Radiators under windows — just what are they doing there and why are they so common? Here, we take a look at why beneath the window was such a popular spot to mount radiators and ask the experts out there whether this is still such a good idea.
These days there are so many types of radiator out there to choose from, meaning there are designs for all kinds of homes and spaces, including those created with small rooms in mind and for awkward spots too. What this means is that we are not so limited as to where to place radiators these days.
In addition, our homes have become far more thermally efficient than they were in the past, meaning our heating requirements and the kind of considerations we have to give to heat loss have changed dramatically.
So, do both of these factors mean that radiators under windows should become a thing of the past or is there still a good reason to carry the trend forward?
Why are radiators under windows so common?
Although many people these days shun the idea of placing radiators under windows, there was once a very good reason why people used to do this and why it was once recommended as a good idea.
"Before double glazing was introduced and windows were mainly single glazed, the window was the coldest area of a room," explains Mark Wilkins, Technologies and Training Director at Valliant. "By placing a radiator directly underneath the window, hot air is produced and released, which then rises to hit the cold air from the window. This creates a warm curtain of air over the window surface."
In addition to this reason, very often the space under a window was the only clear area of wall on which to hang a radiator where it wouldn't be covered by an item of furniture. Of course these days, the best designer radiators are often made with awkward spaces in mind.
Is it still a good idea to put radiators under windows?
Despite often being viewed as an out-of-date idea, there is actually nothing wrong with placing radiators under the window and in some cases it can still be the best option — even for those with triple glazed windows.
"The best place to put a radiator is in the coldest spot of a room. If you live in an older home with single glazed windows, it's a good idea to put your radiator underneath the window to counteract the cold air coming inside," explains Tom Drake, heating expert at Only Radiators. "The cold air then helps the heat from the radiator to move around the room, keeping the room warmer than if the radiator was placed somewhere else."
That said, if your windows are double or triple glazed, you have much more choice when it comes to positioning your radiators.
"These days, most windows are double or triple glazed, heat isn’t lost as quickly through these types of window and the area close to the window surface stays much warmer," says Mark Wilkins. "Therefore, it’s not as common to see radiators under windows in new builds or modern homes as there can be more flexibility here."
Are there any rules for radiator placement?
In general, the most sensible place to mount a radiator is in the coldest part of a room.
"Modern homes, with better insulation and double glazing, may not have the same cold spots as old houses, so radiators wouldn't necessarily need to go below windows," says Tom Drake. "However, many households still choose to place radiators under windows as this is an area where furniture can't fit so it makes use of an otherwise empty space."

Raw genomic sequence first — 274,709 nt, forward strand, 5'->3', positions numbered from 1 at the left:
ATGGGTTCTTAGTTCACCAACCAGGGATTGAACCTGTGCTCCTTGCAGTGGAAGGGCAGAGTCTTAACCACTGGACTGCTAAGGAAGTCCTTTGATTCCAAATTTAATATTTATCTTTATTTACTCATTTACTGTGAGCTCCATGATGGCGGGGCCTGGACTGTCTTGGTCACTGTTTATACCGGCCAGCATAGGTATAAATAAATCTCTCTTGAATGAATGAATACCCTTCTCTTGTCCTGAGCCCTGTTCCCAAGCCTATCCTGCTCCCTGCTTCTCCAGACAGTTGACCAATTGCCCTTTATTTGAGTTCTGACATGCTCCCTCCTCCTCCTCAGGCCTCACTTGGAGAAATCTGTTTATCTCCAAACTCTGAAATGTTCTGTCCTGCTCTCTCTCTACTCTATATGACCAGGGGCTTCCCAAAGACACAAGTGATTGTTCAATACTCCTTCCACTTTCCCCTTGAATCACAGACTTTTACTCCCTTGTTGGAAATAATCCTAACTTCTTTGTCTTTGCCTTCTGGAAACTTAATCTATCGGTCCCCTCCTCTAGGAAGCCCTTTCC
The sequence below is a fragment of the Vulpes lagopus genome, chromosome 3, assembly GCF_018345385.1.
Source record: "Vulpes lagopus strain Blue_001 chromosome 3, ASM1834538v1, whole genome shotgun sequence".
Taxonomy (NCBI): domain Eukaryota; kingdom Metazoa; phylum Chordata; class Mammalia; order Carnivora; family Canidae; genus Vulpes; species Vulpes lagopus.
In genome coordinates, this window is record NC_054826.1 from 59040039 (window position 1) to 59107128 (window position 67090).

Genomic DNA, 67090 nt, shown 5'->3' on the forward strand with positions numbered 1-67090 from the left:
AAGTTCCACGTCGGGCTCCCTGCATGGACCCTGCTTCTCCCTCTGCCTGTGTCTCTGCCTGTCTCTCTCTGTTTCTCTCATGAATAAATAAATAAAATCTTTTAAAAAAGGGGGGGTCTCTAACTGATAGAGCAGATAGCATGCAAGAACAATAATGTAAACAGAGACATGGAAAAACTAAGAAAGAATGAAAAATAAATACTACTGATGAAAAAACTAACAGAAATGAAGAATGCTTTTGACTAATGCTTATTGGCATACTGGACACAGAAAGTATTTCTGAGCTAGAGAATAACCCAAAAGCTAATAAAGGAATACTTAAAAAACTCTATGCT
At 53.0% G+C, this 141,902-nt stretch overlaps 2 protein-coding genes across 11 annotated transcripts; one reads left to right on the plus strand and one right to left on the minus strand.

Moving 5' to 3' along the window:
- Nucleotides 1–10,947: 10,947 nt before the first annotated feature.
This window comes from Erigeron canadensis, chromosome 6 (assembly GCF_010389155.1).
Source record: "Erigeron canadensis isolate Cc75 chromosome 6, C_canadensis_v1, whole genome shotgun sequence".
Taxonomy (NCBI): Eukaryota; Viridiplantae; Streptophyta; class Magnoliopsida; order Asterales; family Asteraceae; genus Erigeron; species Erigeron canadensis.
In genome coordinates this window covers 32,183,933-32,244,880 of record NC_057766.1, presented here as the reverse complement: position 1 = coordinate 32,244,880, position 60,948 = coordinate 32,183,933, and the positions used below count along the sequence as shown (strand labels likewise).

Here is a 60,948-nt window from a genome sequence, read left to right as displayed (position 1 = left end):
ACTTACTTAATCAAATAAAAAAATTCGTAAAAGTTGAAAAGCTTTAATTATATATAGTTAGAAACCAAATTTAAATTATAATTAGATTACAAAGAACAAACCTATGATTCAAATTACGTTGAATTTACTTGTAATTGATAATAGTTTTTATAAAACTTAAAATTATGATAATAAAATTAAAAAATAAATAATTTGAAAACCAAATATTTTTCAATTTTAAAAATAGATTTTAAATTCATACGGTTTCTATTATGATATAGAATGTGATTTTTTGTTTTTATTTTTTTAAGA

When planning your radiator placement, along with taking into account cold spots, do be sure that your room's layout won't mean the radiator will be covered by anything that could block heat, such as large items of furniture. Placing the radiator behind a door that will cover it when open should also be avoided.
Finally, if you do decide to place your radiator under a window, you will need to think your choice of window covering through more carefully than if you fix it elsewhere — thick, heavy, floor length curtains are a great way of insulating windows and keeping heat in a room, but they will also prevent the heat produced by your radiator from entering the room.
Either choose curtains that end before the radiator or opt for blinds or shutters instead.
"If your radiator sits beneath a window, you may feel inclined to tuck your curtains behind the heater so as to not trap any hot air," says Mark Wilkins. "However, many modern radiators use the back panels as part of their heat output, so this would restrict the flow of warm air into the room. We recommend opting for short curtains which would eliminate the issue or, if longer curtains are preferred, keeping them to the side of the radiator as much as possible."
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Natasha is Homebuilding & Renovating’s Associate Content Editor and has been a member of the team for over two decades. An experienced journalist and renovation expert, she has written for a number of homes titles. Over the years Natasha has renovated and carried out a side extension to a Victorian terrace. She is currently living in the rural Edwardian cottage she renovated and extended on a largely DIY basis, living on site for the duration of the project. She is now looking for her next project — something which is proving far harder than she thought it would be.